The approach that the company took in implementing was to train project and resource managers on the Critical Chain basics in a two-day workshop. Following the workshop, these managers took three days to build their Critical Chain plans and resolve conflicts. Any obstacles were brought to a steering committee.

One of the significant issues that emerged during implementation was how to measure and reward people on projects. Previously, team members had been rewarded based on meeting or beating their task due dates. Since this measurement is counterproductive to Critical Chain, the steering committee decided to reward people based on overall company and project performance.

However, a critical motivation issue remained. Critical Chain requires the "relay runner" work ethic. ESL is a project company, which means that much of its revenue comes directly from project work. Therefore, it was considered very negative for any person to not have a real project (job number) on which to charge their time. The implementation of the "relay runner" work ethic meant that from time to time, team members might have "idle" time—time that would not be spent on a specific active project, and that was acceptable to ESL's management. However, there would still be the problem of the perception and worry of team members, concerned about how they would be viewed by management.

To solve this problem, ESL went through several iterations of approaches. Their first thought was to have an "idling" job number, but the terminology of "idling" was negative. Using another terminology, "R&D job numbers" was also turned down, due to the concern that people will still avoid reporting the end of their current task before they can start reporting on a new one. The final decision was to use a separate reporting system for job numbers and use Concerto for reporting the start and end dates of each task.

One of the biggest challenges in implementing the multiproject changes was in deciding how to stagger and prioritize the projects. ESL first selected two of the software groups as their drum resource. Projects were scheduled so as to not overload this software group. This drum did not provide enough staggering, since the size of the software teams was found to be too flexible. Engineers working at the integration stage were among the company's best. They had to be familiar with the entire project specifications and customer requirements. They had to be knowledgeable enough to integrate and test the entire system thoroughly.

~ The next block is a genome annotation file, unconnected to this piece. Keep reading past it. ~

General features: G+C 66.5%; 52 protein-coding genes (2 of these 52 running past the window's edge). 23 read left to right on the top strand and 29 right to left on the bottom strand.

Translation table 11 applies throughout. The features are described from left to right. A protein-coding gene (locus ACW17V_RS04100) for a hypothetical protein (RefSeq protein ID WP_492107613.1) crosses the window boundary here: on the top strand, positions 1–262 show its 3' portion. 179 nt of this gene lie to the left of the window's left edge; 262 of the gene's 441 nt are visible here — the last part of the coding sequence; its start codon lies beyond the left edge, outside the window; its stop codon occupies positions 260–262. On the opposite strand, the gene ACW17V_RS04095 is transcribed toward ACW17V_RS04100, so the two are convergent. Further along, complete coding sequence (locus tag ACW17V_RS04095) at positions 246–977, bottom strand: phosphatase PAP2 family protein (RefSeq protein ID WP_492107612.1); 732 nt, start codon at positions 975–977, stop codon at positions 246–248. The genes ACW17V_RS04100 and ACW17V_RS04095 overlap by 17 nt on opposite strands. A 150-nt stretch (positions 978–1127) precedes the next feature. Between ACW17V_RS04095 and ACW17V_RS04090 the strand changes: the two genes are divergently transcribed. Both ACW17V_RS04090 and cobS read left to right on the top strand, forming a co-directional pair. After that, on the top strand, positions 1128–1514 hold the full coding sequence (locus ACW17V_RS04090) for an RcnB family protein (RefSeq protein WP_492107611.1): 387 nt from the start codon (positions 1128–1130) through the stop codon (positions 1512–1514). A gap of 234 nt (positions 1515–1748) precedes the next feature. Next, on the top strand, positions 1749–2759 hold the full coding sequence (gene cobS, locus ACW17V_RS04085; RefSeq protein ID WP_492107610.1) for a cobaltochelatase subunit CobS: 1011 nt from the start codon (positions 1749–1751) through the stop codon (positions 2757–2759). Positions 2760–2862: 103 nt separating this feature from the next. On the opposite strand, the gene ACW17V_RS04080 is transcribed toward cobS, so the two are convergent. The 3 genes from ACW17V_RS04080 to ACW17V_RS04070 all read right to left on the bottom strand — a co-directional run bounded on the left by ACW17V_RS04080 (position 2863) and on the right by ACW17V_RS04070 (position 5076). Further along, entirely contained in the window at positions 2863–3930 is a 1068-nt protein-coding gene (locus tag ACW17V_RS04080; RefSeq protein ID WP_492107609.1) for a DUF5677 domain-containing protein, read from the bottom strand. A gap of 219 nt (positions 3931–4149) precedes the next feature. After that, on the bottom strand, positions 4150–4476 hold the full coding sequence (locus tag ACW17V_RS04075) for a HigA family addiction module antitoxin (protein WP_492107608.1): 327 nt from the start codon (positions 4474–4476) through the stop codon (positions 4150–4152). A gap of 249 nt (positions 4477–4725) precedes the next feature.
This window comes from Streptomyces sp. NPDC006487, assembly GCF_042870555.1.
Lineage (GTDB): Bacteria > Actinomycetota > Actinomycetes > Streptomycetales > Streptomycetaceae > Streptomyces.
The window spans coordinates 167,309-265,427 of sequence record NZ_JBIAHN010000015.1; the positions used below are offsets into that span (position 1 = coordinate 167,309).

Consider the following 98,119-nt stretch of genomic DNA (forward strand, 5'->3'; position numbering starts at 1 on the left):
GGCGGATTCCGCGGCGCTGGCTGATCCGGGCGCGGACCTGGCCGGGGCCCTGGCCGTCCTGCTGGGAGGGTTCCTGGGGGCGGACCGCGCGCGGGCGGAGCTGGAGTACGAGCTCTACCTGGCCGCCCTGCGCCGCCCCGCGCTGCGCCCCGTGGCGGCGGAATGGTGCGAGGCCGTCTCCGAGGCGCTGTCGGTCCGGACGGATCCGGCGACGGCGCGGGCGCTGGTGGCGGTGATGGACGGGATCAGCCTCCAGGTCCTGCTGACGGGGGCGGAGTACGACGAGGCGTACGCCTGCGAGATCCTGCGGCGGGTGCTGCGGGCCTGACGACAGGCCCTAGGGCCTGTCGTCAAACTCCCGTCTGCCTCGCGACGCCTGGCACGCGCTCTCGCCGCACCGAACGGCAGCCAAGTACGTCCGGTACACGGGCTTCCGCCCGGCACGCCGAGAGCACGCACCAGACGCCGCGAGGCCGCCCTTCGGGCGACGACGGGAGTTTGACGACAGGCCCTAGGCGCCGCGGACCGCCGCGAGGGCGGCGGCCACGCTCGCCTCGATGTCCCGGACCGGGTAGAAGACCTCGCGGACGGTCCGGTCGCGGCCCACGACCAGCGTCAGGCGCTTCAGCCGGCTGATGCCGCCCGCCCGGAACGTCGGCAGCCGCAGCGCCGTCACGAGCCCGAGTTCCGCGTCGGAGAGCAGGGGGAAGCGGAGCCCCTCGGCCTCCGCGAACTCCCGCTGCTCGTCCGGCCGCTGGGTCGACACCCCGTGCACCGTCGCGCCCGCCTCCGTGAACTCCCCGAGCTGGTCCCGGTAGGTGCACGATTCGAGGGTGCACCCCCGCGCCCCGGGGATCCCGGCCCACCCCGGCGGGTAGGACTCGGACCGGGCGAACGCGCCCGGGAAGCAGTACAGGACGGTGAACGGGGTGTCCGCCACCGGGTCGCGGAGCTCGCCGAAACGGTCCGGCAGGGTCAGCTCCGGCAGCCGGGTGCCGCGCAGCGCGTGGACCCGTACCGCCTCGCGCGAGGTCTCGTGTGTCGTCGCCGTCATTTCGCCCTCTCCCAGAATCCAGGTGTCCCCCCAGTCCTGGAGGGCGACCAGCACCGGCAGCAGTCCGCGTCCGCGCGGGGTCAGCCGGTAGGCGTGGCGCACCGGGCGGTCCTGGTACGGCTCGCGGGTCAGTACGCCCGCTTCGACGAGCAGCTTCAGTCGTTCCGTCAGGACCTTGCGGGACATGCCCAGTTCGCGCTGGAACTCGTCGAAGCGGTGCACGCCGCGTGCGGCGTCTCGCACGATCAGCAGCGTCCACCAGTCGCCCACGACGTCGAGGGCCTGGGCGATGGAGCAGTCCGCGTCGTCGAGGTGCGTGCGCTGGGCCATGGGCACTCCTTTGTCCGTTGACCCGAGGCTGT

As a result, the company pioneered a solution in conjunction with Dr. Goldratt, called "virtual drum." This solution uses a policy, rather than the loading of a physical resource, as a means to stagger projects. As ESL found out, one of the major causes for multitasking was the need to call on short alert engineers, who were involved in the development of a product, during the integration of this product at the system level.

At integration, if a component of a system meets its specifications standalone, but fails during integration testing, arguments can easily occur between different engineers over who "owns" the problem. At the system integration stage, the engineers sometimes believed that they were wasting their time by working on a problem that could belong to one of the other team members. Therefore, the attitude often was "Prove that this is my problem, not yours."

To resolve these complex integration problems often required a collection of resources from different departments. These resources were not always readily available since system integration often took place when the product teams were already engaged with new tasks. The result was that projects were often delayed in integration. Contention between projects delayed the ability of the projects to move through integration quickly enough to meet schedules or caused delays in the execution of the new tasks.